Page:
Howe Sound under siege

   Howe Sound is Canada’s southernmost fjord. It is a natural beauty which should be declared a world-class heritage site.  Common Sense Canadian co-founder, Rafe Mair on why Woodfibre LNG has no place in Howe Sound.  Continue reading

Accidents happen. Is Woodfibre LNG worth the risk?

The environmental tragedies of the last two weeks have made one thing clear: accidents happen. Continue reading

Celebrating Unity on Earth Day

Something amazing is happening around Howe Sound. People meeting new people. Smiles. Information sharing. Momentum building. It's inspiring. In the face of adversity, people come together. Continue reading

Squamish LNG plant cooling system threatens herring

Squamish LNG plant cooling system threatens herring, if approved, while the 1991 Federal Guidelines on cooling water intakes is out-dated. Fisheries and Oceans Canada (DFO) guidelines recommend industrial marine water intake pipes be located at least 2 km from documented herring spawn areas. Local video near Squamish, B.C. documents herring spawn occurred within 2 km of the proposed Woodfibre LNG site in February and March, 2015. Continue reading

The oil spill in English Bay was a tragedy that could have been avoided

My goodness what a disaster! On Wednesday 8th April, ~2,800 litres of toxic bunker fuel was spilled in English Bay, and the black tar-like sludge has been washing up on Vancouver's beaches for the last week. The media was blazing with information as the event unfolded. There was lots of confusion. Who is responding? Where are they? How are they responding? Continue reading

Opposition to Woodfibre LNG heats up in Squamish

 Opposition to the proposed Woodfibre LNG plant is escalating in Squamish and Howe Sound, where a protest — not the first — involving hundreds of opponents marched through downtown Squamish Sunday venting their rage at the plan. Although the plant’s supporters value the project’s potential tax base and promised jobs, critics believe the future of Squamish — recently cited as one of just two Canadian destinations in the New York Times’s list of 52 best places in the world to visit in 2015 — is largely in tourism and outdoor recreation, and that Woodfibre LNG’s alleged negative environmental impacts don’t square with that. Continue reading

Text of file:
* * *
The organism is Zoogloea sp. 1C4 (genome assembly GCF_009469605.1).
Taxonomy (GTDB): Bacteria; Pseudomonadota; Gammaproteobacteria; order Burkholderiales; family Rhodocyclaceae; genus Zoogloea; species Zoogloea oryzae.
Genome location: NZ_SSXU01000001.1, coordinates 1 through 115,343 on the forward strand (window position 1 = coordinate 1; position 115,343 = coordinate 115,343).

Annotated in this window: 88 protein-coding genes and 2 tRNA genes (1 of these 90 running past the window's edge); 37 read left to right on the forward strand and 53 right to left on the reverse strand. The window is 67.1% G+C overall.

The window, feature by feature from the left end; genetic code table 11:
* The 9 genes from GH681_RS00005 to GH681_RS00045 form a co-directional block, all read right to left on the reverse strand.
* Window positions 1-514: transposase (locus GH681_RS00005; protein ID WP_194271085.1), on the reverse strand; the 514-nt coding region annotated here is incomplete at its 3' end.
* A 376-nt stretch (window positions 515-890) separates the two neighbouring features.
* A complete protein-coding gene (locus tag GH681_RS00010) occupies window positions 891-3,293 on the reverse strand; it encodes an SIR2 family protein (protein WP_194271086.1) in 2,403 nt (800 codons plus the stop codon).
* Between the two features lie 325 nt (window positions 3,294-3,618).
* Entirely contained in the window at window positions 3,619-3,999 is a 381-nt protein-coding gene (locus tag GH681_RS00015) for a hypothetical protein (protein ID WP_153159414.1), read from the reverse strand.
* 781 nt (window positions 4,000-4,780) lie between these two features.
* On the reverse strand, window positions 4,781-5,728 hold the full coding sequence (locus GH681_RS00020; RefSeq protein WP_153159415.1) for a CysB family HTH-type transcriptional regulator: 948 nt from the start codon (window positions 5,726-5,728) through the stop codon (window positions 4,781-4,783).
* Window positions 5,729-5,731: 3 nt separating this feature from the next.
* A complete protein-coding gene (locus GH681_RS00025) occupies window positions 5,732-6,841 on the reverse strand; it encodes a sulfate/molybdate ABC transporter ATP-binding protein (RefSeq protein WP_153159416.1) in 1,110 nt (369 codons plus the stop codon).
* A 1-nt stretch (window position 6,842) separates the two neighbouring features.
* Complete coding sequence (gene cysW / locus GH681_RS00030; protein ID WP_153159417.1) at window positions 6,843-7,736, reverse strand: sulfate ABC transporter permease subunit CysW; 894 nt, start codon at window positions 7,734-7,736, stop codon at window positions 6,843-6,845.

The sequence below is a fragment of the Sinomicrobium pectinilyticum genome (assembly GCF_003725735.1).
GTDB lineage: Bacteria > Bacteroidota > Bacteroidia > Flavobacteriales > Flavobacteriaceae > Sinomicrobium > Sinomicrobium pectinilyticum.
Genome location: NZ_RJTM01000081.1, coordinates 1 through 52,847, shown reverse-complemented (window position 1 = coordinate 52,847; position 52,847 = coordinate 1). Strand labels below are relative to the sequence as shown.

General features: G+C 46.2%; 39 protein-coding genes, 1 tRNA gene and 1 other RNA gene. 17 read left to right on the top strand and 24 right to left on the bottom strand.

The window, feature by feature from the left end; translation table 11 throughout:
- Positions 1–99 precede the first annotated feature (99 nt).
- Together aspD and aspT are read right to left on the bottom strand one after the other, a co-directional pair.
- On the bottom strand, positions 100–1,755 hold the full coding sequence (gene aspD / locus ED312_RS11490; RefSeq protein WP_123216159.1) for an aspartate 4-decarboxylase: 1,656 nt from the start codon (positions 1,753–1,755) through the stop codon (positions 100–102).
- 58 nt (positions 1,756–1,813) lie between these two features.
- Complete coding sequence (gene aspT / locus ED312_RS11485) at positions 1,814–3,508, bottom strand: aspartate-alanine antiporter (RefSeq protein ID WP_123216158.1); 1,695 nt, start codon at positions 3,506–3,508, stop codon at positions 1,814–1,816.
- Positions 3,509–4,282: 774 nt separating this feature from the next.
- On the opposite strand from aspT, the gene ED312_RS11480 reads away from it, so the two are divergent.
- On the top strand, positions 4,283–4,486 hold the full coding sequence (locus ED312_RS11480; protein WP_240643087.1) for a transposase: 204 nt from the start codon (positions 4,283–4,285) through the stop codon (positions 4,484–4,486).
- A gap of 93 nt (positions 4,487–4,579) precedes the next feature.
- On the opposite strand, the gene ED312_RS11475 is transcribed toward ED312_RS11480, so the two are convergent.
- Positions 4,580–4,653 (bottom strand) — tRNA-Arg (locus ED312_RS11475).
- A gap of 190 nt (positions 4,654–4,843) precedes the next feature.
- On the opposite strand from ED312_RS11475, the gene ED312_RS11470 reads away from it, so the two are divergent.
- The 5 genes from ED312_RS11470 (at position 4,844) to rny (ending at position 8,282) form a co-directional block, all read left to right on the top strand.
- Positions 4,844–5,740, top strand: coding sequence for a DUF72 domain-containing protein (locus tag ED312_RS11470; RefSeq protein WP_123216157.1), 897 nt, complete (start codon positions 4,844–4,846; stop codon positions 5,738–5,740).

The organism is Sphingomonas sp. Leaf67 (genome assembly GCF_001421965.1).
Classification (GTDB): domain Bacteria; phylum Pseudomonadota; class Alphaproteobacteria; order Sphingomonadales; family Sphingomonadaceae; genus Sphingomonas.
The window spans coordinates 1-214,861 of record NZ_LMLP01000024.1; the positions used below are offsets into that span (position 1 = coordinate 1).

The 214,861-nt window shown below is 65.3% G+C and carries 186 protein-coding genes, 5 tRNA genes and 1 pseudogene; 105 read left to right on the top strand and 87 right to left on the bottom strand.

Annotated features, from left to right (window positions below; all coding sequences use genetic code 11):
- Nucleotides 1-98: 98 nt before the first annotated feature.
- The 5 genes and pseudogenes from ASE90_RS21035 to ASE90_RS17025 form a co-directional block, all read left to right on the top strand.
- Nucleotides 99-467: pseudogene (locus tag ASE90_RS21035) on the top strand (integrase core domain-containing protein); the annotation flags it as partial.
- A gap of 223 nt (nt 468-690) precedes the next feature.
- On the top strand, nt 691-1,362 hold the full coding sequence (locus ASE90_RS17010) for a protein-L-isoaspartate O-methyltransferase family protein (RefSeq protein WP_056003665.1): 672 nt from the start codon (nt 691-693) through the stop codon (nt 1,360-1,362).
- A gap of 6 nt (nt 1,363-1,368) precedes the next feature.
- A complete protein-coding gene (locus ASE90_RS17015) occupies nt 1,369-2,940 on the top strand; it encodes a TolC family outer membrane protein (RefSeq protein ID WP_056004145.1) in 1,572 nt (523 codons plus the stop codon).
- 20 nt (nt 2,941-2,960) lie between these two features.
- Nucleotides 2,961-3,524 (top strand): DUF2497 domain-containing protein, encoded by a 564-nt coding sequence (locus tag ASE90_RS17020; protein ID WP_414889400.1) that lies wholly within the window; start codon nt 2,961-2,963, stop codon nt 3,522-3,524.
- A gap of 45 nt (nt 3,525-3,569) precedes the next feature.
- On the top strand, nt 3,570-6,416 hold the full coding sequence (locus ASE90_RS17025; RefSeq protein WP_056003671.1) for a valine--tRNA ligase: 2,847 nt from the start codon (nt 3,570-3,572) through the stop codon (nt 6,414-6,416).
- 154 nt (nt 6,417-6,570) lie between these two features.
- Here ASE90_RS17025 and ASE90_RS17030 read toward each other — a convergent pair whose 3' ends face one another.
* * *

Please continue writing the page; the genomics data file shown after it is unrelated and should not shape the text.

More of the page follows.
What is next? Woodfibre LNG in Howe Sound

Now the window of opportunity to provide comment to the BC Environmental Assessment office (BC EAO) about the Woodfibre LNG project is closed. What happens next and what can people do? Continue reading

Activists rally along Sea to Sky corridor against Woodfibre LNG project

Opposition has been growing along the Sea to Sky corridor to a proposed liquefied natural gas plant and a connected pipeline. Suddenly a project that looked like it might have smooth sailing is facing a rough time. The Woodfibre LNG proposal would see a terminal built on an old mill site on Howe Sound. It would be fed by a FortisBC pipeline, expanded and slightly extended on an existing route. Because the project would largely be built on land already disturbed by industrial development, it was generally expected that it would find quick approval and perhaps become the first LNG project built, of the several the B.C. government has boasted are on the horizon.   Continue reading

Where did all the LNG jobs go?

We were told LNG would bring us local jobs. It’s all about the jobs right? But where have all those promised LNG jobs for locals gone? Looking at the Labour Market section of Woodfibre LNG’s environmental assessment application, they’ve all but disappeared. Continue reading